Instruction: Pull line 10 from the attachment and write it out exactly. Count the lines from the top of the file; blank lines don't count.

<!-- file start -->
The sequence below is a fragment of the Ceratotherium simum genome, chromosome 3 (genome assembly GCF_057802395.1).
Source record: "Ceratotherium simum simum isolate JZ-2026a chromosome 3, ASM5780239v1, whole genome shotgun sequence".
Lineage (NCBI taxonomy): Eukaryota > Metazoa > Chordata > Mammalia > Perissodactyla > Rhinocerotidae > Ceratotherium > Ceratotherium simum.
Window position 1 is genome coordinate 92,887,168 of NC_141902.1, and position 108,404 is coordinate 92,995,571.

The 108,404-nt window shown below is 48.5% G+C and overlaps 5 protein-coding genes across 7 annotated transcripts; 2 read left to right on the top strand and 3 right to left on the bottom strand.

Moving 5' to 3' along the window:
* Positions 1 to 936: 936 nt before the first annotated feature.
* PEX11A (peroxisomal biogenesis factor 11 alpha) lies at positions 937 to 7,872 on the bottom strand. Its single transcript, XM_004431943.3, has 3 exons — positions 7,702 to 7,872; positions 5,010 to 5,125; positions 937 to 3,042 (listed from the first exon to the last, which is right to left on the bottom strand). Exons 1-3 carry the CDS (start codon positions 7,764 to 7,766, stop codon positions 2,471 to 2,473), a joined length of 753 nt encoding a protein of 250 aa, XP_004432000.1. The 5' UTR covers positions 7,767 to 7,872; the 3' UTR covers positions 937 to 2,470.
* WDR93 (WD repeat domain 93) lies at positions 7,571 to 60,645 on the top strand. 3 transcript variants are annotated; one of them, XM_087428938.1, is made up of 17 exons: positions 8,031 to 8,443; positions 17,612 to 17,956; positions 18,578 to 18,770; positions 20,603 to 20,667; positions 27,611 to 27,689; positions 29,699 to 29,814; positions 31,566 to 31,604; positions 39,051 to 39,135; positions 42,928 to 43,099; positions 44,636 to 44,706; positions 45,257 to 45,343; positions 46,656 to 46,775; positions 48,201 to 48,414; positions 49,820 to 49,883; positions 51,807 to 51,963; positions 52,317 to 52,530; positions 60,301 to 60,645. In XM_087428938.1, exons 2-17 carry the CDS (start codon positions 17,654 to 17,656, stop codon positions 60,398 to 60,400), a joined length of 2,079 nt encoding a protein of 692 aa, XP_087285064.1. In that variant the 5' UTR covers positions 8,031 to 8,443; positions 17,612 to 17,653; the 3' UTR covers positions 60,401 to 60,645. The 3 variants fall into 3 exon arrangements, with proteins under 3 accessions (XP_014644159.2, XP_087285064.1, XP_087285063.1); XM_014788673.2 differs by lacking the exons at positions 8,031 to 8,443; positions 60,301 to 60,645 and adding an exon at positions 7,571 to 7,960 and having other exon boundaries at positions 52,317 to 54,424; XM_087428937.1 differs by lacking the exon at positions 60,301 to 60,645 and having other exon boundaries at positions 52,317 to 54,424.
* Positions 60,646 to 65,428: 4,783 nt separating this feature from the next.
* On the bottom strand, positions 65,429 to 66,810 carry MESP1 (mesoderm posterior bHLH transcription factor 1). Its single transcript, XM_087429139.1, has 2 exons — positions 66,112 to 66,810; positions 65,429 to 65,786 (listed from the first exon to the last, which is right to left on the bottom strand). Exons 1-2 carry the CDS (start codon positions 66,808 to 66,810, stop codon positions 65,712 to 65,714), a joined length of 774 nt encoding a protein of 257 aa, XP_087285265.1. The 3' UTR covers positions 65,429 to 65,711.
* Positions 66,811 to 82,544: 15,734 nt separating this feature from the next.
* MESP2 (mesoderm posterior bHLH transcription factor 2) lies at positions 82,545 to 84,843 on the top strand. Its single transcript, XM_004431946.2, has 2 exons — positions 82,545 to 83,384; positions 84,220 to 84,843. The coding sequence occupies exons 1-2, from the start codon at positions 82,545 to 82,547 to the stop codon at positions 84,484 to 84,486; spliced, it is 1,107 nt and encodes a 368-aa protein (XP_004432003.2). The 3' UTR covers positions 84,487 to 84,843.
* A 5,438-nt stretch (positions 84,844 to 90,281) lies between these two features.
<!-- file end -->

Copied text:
* Positions 60,646 to 65,428: 4,783 nt separating this feature from the next.